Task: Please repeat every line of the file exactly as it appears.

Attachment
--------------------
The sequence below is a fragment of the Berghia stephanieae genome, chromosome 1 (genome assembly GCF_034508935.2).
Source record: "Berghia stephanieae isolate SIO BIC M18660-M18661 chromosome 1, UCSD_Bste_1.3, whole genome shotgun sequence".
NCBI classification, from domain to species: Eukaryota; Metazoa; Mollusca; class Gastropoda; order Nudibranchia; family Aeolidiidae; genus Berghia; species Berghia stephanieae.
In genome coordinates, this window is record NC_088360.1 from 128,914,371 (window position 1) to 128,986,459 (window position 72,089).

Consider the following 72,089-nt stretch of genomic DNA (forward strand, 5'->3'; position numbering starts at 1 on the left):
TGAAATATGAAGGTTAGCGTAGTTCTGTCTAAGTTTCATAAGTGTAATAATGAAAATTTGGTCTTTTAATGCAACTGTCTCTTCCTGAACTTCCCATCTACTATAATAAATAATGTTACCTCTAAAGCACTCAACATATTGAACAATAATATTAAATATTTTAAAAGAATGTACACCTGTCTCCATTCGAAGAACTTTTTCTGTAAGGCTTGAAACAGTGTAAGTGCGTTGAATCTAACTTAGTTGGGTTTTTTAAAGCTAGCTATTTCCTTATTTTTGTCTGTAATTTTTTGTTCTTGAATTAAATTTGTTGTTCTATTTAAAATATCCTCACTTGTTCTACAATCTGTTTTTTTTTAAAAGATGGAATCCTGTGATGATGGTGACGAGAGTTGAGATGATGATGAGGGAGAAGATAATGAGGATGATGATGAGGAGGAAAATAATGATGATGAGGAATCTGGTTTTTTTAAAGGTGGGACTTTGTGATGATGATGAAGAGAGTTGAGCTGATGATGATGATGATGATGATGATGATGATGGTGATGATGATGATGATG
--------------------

The sequence below is a fragment of the Berghia stephanieae genome, chromosome 1 (genome assembly GCF_034508935.2).
Source record: "Berghia stephanieae isolate SIO BIC M18660-M18661 chromosome 1, UCSD_Bste_1.3, whole genome shotgun sequence".
NCBI classification, from domain to species: Eukaryota; Metazoa; Mollusca; class Gastropoda; order Nudibranchia; family Aeolidiidae; genus Berghia; species Berghia stephanieae.
In genome coordinates, this window is record NC_088360.1 from 128,914,371 (window position 1) to 128,986,459 (window position 72,089).

Consider the following 72,089-nt stretch of genomic DNA (forward strand, 5'->3'; position numbering starts at 1 on the left):
TGAAATATGAAGGTTAGCGTAGTTCTGTCTAAGTTTCATAAGTGTAATAATGAAAATTTGGTCTTTTAATGCAACTGTCTCTTCCTGAACTTCCCATCTACTATAATAAATAATGTTACCTCTAAAGCACTCAACATATTGAACAATAATATTAAATATTTTAAAAGAATGTACACCTGTCTCCATTCGAAGAACTTTTTCTGTAAGGCTTGAAACAGTGTAAGTGCGTTGAATCTAACTTAGTTGGGTTTTTTAAAGCTAGCTATTTCCTTATTTTTGTCTGTAATTTTTTGTTCTTGAATTAAATTTGTTGTTCTATTTAAAATATCCTCACTTGTTCTACAATCTGTTTTTTTTTAAAAGATGGAATCCTGTGATGATGGTGACGAGAGTTGAGATGATGATGAGGGAGAAGATAATGAGGATGATGATGAGGAGGAAAATAATGATGATGAGGAATCTGGTTTTTTTAAAGGTGGGACTTTGTGATGATGATGAAGAGAGTTGAGCTGATGATGATGATGATGATGATGATGATGATGGTGATGATGATGATGATG